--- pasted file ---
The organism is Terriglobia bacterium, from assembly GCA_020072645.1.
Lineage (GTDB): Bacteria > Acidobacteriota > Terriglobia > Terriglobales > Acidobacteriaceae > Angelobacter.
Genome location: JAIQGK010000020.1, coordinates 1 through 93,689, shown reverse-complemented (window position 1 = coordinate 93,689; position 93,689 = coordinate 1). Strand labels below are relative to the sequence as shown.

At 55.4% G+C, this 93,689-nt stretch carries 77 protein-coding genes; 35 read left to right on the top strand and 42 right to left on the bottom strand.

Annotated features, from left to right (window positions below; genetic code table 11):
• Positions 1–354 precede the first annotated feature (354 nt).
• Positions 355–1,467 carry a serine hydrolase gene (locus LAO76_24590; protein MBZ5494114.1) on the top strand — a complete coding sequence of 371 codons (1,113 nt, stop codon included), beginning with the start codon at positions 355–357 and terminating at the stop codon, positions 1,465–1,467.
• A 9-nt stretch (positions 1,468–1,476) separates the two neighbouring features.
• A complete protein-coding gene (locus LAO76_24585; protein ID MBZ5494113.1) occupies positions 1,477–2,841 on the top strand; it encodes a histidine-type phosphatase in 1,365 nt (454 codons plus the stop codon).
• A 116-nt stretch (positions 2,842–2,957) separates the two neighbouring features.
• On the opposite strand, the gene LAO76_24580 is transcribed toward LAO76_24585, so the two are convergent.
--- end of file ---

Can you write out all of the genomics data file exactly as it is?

The organism is Terriglobia bacterium, from assembly GCA_020072645.1.
Lineage (GTDB): Bacteria > Acidobacteriota > Terriglobia > Terriglobales > Acidobacteriaceae > Angelobacter.
Genome location: JAIQGK010000020.1, coordinates 1 through 93,689, shown reverse-complemented (window position 1 = coordinate 93,689; position 93,689 = coordinate 1). Strand labels below are relative to the sequence as shown.

At 55.4% G+C, this 93,689-nt stretch carries 77 protein-coding genes; 35 read left to right on the top strand and 42 right to left on the bottom strand.

Annotated features, from left to right (window positions below; genetic code table 11):
• Positions 1–354 precede the first annotated feature (354 nt).
• Positions 355–1,467 carry a serine hydrolase gene (locus LAO76_24590; protein MBZ5494114.1) on the top strand — a complete coding sequence of 371 codons (1,113 nt, stop codon included), beginning with the start codon at positions 355–357 and terminating at the stop codon, positions 1,465–1,467.
• A 9-nt stretch (positions 1,468–1,476) separates the two neighbouring features.
• A complete protein-coding gene (locus LAO76_24585; protein ID MBZ5494113.1) occupies positions 1,477–2,841 on the top strand; it encodes a histidine-type phosphatase in 1,365 nt (454 codons plus the stop codon).
• A 116-nt stretch (positions 2,842–2,957) separates the two neighbouring features.
• On the opposite strand, the gene LAO76_24580 is transcribed toward LAO76_24585, so the two are convergent.